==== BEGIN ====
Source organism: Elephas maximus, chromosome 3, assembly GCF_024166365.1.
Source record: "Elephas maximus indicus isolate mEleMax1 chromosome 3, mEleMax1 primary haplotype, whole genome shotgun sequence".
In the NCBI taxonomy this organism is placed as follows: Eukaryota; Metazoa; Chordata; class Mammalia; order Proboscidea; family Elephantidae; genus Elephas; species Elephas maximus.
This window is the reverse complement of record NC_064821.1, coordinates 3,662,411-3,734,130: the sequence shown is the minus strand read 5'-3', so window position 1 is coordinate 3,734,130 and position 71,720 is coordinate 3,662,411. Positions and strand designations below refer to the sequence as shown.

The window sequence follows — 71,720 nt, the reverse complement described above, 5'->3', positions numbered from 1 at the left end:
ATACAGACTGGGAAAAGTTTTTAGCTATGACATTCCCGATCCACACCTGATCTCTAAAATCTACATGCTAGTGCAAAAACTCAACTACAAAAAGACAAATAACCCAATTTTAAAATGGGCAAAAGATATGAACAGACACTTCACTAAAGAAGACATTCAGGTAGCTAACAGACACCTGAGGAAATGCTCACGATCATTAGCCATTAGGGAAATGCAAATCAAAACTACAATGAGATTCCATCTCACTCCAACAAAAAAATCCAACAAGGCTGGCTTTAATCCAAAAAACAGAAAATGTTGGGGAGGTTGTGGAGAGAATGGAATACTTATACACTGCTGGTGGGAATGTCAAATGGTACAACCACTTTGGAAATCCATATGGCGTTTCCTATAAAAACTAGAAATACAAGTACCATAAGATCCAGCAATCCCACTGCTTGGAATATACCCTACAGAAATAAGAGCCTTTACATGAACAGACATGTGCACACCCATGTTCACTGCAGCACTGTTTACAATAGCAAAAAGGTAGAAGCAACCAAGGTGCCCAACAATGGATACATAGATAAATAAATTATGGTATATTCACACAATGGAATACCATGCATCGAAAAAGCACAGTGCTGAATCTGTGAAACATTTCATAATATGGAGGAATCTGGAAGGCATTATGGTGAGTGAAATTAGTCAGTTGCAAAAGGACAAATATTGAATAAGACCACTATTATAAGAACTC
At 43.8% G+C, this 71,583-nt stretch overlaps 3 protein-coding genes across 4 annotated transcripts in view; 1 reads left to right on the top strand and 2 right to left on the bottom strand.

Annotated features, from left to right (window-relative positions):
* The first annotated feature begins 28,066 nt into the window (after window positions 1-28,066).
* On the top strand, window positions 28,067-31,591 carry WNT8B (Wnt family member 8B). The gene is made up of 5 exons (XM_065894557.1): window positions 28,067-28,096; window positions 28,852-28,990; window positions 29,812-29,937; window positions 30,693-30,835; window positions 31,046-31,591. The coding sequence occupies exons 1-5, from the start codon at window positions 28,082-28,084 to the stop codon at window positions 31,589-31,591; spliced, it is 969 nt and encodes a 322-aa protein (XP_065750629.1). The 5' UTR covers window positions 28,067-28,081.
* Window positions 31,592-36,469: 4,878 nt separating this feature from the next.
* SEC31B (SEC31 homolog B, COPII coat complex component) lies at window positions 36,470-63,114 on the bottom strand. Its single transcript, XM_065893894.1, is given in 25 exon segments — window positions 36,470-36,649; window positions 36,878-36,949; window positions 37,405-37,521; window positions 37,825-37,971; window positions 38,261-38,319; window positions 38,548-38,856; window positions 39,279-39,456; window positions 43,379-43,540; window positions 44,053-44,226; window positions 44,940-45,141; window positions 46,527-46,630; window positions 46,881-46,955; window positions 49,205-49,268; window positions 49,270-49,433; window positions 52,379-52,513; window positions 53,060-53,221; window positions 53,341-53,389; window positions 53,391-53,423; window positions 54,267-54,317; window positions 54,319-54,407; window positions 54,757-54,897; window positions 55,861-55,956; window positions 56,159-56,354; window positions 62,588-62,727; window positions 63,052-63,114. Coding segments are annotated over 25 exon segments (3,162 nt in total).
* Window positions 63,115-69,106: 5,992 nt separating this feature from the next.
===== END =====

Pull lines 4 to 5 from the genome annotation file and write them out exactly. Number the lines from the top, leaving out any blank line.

This window is the reverse complement of record NC_064821.1, coordinates 3,662,411-3,734,130: the sequence shown is the minus strand read 5'-3', so window position 1 is coordinate 3,734,130 and position 71,720 is coordinate 3,662,411. Positions and strand designations below refer to the sequence as shown.

The window sequence follows — 71,720 nt, the reverse complement described above, 5'->3', positions numbered from 1 at the left end: